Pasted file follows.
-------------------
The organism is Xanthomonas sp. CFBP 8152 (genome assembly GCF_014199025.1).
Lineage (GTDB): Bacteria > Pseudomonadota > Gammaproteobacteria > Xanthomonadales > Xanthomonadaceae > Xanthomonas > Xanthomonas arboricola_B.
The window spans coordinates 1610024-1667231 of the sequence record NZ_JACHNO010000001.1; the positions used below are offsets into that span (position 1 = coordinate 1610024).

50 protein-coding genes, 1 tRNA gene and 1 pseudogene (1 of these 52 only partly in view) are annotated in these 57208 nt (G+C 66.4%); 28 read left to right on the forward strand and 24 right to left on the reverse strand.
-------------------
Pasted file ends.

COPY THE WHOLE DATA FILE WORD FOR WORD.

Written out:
The organism is Xanthomonas sp. CFBP 8152 (genome assembly GCF_014199025.1).
Lineage (GTDB): Bacteria > Pseudomonadota > Gammaproteobacteria > Xanthomonadales > Xanthomonadaceae > Xanthomonas > Xanthomonas arboricola_B.
The window spans coordinates 1610024-1667231 of the sequence record NZ_JACHNO010000001.1; the positions used below are offsets into that span (position 1 = coordinate 1610024).

50 protein-coding genes, 1 tRNA gene and 1 pseudogene (1 of these 52 only partly in view) are annotated in these 57208 nt (G+C 66.4%); 28 read left to right on the forward strand and 24 right to left on the reverse strand.